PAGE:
In the past couple of months I thought about spending some money on either a Nintendo Wii or a multi-purpose media box (not to mention my anxiety over buying an unmodifiable blackbook). Over the past 3 years I’ve looked at smaller cases as “better”. Before that it was always the full tower case that provided more room and ease-of-use. In this vein I’ve been looking at the world of mini-itx for the past several months.

VIA created the mini-itx specification for itself, but since its creation other companies started creating motherboards with this spec and recently so has Intel. The spec allows for a low-power consumption CPU, which is great for point-of-sales machines, thin clients, and more. The other use of mini-itx, popular amongst personal users, is as a Home Theater PC (HTPC) or media center. [more...]

Zero Grams of Trans Fat Binaries

Posted by cwright on 2007.12.19 @ 01:36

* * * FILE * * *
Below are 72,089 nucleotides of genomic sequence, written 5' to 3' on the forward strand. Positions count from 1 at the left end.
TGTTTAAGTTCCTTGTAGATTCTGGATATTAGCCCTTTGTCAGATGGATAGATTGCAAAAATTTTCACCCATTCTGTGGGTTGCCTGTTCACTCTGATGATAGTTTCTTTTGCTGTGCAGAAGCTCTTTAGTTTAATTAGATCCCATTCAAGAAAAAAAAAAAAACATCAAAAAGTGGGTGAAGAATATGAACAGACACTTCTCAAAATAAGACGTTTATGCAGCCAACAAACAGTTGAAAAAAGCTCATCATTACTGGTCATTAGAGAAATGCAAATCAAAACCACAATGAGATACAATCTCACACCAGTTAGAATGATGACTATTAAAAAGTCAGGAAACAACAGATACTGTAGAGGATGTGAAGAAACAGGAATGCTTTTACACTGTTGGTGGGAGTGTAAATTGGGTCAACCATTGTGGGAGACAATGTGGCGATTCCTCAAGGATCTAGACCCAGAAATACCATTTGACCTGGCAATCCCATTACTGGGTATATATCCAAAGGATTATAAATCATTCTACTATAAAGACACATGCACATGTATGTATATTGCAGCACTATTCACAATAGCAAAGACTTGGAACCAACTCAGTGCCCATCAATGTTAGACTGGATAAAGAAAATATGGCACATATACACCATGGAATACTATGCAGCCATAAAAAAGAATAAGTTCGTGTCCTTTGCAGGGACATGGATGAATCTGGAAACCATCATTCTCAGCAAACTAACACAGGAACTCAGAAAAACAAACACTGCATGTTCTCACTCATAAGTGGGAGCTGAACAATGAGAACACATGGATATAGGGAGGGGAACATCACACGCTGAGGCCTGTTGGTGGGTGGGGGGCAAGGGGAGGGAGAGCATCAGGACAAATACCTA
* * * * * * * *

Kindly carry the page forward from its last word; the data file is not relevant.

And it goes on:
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tons of xcode build targetsPeople like their applications to work. Even better, they like them to work, even when things change. For the WinTel world, this isn’t a big deal (Vista aside ;), because the underlying CPU architecture hasn’t really changed, from a program’s point of view, in the past two decades. Unless you have a weird program that’s designed for AMD’s 3DNow! instruction set and you switch to an Intel CPU, or perhaps an application designed for a more esoteric old SIMD architecture, your application should run just fine (as long as your Operating System is ok with it).